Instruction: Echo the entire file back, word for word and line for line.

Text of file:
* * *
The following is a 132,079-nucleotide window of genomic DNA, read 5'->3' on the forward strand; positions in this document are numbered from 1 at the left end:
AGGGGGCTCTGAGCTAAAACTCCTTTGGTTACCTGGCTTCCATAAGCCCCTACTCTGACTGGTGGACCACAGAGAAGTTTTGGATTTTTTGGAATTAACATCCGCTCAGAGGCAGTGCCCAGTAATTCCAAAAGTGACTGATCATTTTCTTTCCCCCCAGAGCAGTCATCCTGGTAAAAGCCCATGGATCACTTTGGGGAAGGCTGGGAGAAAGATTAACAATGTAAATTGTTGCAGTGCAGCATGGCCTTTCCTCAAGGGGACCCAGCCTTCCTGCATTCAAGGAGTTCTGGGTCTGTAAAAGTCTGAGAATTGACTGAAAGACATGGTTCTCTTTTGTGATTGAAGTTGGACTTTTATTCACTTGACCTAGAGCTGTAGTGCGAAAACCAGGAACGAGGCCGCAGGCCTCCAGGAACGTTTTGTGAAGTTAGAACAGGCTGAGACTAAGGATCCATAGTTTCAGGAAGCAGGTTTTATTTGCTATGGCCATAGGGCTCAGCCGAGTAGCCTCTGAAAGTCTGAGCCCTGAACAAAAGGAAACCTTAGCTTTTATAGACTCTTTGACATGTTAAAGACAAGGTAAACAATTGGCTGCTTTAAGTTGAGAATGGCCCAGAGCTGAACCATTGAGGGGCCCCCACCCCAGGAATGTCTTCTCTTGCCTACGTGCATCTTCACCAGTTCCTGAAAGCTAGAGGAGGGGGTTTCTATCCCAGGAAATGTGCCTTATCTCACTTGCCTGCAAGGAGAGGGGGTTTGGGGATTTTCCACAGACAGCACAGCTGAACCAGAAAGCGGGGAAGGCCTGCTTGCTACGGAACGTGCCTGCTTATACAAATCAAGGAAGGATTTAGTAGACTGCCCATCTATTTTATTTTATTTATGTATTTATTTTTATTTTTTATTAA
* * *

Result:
The following is a 132,079-nucleotide window of genomic DNA, read 5'->3' on the forward strand; positions in this document are numbered from 1 at the left end:
AGGGGGCTCTGAGCTAAAACTCCTTTGGTTACCTGGCTTCCATAAGCCCCTACTCTGACTGGTGGACCACAGAGAAGTTTTGGATTTTTTGGAATTAACATCCGCTCAGAGGCAGTGCCCAGTAATTCCAAAAGTGACTGATCATTTTCTTTCCCCCCAGAGCAGTCATCCTGGTAAAAGCCCATGGATCACTTTGGGGAAGGCTGGGAGAAAGATTAACAATGTAAATTGTTGCAGTGCAGCATGGCCTTTCCTCAAGGGGACCCAGCCTTCCTGCATTCAAGGAGTTCTGGGTCTGTAAAAGTCTGAGAATTGACTGAAAGACATGGTTCTCTTTTGTGATTGAAGTTGGACTTTTATTCACTTGACCTAGAGCTGTAGTGCGAAAACCAGGAACGAGGCCGCAGGCCTCCAGGAACGTTTTGTGAAGTTAGAACAGGCTGAGACTAAGGATCCATAGTTTCAGGAAGCAGGTTTTATTTGCTATGGCCATAGGGCTCAGCCGAGTAGCCTCTGAAAGTCTGAGCCCTGAACAAAAGGAAACCTTAGCTTTTATAGACTCTTTGACATGTTAAAGACAAGGTAAACAATTGGCTGCTTTAAGTTGAGAATGGCCCAGAGCTGAACCATTGAGGGGCCCCCACCCCAGGAATGTCTTCTCTTGCCTACGTGCATCTTCACCAGTTCCTGAAAGCTAGAGGAGGGGGTTTCTATCCCAGGAAATGTGCCTTATCTCACTTGCCTGCAAGGAGAGGGGGTTTGGGGATTTTCCACAGACAGCACAGCTGAACCAGAAAGCGGGGAAGGCCTGCTTGCTACGGAACGTGCCTGCTTATACAAATCAAGGAAGGATTTAGTAGACTGCCCATCTATTTTATTTTATTTATGTATTTATTTTTATTTTTTATTAA